sea turtle
World care

Consumerism vs planet earth – it ain’t pretty

First things first. I am not a marine biologist. Or any kind of marine scientist. Nor have I – before about 3 years ago – considered myself an environmentalist. I think I fancied myself as one when I was younger. Watching Greenpeace protests and activists sparked something in me… but the spark never caught fire. I was far too self involved and happy with consumerism to bother being truly educated about the environment.

Then I had my children. It wasn’t a light-bulb moment. But slowly and surely, I’ve realised what a shit show we are leaving our future generations. We are killing our poor earth, the very thing we need for survival. And slowly but surely, I realised it wasn’t too late to do something. Anything. And what we can’t afford to do is nothing.

I don’t purport to know lots about our environment, and I don’t care to get involved in arguments about the accuracy of global warming. All I know is that there is evidence being provided at an alarming rate about how poorly we are treating our earth – and the awful consequences.

Here are some examples of what we are doing;

  1. Allowing plastics to enter our ocean in an unprecedented number… killing sea life in the millions – by accepting that plastic bag at the supermarket.
  2. Allowing ancient forests across the world to be needlessly, ferociously cut down to serve our consumer driven single use mindsets – by buying new, every time.
  3. Allowing hazardous chemicals to pollute our waterways – by purchasing high fashion brands that use dangerous dyes and chemicals.

Sounds overwhelming huh? It’s hard to imagine that we can do anything to help make a change.

I always thought that way. Until I had kids. Then I realised that if our world is ever gonna change, ever going to beat the odds of global warming, then we have to try, one person, one family, one small change at a time. I desperately want to teach my daughters to view the earth as a precious, frail and dying creature. And I want to show them that there is hope for this frail soul. That if we each make some small changes, if we edge away, ever so slightly from the chasm of destruction – we just might bloody well save planet earth.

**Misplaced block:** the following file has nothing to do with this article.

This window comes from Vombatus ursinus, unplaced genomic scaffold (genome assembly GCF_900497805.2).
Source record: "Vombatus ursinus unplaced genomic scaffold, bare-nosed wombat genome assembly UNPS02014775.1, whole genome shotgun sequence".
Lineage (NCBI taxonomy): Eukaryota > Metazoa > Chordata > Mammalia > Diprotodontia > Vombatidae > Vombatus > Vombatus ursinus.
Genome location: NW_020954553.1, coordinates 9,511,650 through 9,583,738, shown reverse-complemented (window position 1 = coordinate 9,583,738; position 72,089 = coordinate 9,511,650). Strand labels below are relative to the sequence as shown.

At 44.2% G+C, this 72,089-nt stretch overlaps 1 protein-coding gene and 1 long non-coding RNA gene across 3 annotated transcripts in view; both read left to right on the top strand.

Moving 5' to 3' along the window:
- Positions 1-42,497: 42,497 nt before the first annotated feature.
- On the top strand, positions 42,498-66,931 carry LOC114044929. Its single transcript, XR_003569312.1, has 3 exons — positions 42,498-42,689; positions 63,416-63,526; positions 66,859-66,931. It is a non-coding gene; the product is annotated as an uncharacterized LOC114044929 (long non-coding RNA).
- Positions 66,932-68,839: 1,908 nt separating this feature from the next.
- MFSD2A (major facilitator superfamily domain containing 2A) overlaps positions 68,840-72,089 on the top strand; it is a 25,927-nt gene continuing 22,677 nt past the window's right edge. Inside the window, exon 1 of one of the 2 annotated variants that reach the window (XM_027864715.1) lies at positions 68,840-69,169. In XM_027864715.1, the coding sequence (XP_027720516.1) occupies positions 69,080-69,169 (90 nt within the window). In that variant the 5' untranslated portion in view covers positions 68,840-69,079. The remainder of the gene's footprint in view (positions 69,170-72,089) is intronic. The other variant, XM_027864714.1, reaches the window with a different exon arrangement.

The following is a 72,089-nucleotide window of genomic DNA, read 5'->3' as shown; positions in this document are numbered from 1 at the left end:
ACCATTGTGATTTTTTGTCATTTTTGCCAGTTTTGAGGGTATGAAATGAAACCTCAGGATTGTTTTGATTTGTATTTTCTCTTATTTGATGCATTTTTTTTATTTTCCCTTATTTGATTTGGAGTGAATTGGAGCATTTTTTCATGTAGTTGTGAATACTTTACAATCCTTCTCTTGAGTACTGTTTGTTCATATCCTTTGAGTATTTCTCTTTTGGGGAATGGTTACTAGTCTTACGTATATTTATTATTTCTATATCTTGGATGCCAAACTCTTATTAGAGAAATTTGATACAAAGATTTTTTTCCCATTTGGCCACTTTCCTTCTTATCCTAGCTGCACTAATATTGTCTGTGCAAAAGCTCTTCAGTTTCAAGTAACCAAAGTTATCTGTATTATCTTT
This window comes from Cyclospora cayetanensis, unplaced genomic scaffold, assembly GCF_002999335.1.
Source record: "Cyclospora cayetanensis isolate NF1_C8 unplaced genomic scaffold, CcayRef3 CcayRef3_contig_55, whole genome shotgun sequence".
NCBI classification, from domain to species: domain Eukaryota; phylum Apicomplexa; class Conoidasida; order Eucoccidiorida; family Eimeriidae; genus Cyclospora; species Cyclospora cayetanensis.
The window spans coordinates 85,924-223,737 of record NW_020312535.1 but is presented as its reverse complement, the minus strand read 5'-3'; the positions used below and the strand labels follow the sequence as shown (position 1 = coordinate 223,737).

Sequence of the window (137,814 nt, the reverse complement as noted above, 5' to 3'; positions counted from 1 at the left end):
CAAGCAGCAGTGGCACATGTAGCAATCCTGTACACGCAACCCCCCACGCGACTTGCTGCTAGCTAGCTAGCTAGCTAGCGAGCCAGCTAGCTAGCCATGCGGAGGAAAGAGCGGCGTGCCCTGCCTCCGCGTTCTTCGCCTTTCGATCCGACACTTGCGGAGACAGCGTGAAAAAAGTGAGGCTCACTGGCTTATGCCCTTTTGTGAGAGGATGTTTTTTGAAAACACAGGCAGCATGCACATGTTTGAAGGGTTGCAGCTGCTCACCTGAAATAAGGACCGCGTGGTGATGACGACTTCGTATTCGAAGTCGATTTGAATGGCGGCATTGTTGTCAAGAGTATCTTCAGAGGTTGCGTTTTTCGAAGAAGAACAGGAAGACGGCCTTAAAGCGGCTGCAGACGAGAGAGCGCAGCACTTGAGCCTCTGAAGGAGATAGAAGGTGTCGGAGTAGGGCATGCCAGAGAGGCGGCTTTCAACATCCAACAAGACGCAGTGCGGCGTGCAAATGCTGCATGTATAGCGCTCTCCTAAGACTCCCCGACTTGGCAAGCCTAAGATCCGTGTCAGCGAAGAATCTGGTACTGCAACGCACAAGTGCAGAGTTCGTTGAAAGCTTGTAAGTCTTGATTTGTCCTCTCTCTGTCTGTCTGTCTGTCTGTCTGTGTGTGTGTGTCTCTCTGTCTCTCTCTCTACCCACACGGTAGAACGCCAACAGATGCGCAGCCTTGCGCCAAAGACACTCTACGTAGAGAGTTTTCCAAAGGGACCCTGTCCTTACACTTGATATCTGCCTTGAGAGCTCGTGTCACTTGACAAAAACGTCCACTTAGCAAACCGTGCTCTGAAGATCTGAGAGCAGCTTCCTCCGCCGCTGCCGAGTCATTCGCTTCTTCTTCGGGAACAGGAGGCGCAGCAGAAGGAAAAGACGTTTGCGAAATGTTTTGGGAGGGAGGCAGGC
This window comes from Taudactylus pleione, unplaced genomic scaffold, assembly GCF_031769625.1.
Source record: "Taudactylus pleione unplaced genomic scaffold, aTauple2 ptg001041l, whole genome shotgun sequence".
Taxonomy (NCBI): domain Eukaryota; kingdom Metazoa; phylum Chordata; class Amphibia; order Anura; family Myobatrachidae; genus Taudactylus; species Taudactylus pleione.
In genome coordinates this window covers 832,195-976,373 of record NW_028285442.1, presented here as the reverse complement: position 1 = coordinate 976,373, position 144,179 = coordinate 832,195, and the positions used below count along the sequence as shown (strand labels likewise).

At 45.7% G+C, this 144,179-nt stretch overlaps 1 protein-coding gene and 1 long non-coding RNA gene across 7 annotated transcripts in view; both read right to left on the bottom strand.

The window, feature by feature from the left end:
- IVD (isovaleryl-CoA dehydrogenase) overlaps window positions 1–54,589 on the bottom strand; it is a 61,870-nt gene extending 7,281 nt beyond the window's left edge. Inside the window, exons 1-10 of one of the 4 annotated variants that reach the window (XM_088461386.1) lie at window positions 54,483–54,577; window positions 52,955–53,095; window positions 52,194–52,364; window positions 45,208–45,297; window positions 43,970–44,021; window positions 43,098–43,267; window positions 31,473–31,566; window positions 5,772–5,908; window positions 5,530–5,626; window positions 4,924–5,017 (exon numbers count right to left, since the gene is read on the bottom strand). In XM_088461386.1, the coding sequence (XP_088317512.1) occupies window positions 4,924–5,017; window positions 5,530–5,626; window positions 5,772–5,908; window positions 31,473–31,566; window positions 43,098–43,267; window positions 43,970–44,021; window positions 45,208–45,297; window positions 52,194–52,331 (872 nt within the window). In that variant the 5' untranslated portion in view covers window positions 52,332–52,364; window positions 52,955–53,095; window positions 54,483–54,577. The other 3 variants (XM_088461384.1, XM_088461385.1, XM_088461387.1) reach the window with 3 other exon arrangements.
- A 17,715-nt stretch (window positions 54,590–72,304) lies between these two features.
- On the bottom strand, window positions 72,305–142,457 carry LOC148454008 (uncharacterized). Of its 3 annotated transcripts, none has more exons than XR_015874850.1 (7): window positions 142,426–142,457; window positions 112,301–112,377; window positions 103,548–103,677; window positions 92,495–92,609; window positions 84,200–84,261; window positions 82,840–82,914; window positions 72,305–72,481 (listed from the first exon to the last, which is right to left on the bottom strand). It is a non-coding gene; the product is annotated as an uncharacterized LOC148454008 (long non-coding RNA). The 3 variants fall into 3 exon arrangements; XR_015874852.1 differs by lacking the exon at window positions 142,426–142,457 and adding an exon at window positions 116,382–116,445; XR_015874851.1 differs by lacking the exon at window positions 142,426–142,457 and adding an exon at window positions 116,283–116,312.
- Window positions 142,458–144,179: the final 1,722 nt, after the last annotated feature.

Along with not purporting to be a scientist or ‘real environmentalist’, I also cannot profess to be doing this ‘saving our earth’ thing very well. In fact I’ve been of been guilty of some pretty heinous crimes! I get lazy and complacent, choosing to buy the takeaway coffee cup instead of remembering my keep cup, forgetting to take my reusable bags to the grocery store, mindlessly filling the rubbish bin instead of deciding what could be fixed, reused, or given away. And it’s a slippery slope. Once you start not caring, it’s hard to go back.

But nowadays, if I drop something in the bin that I know shouldn’t be going to landfill, my conscience stops short of screaming at me. I just can’t get away with it like I used to! So i’ve made a pledge to my conscience. My inner environmentalist.

  1. Do whatever I can do reduce the plastic going into landfill and our oceans.
  2. Purchase and consume mindfully. Choose second hand items where possible.
  3. Educate myself on the myriad of chemicals my family is exposed to everyday and attempt to limit that exposure, bit by bit.
  4. Do not, under any circumstances, beat myself up when for whatever reason, I can’t do any of the above. Get back up and try again.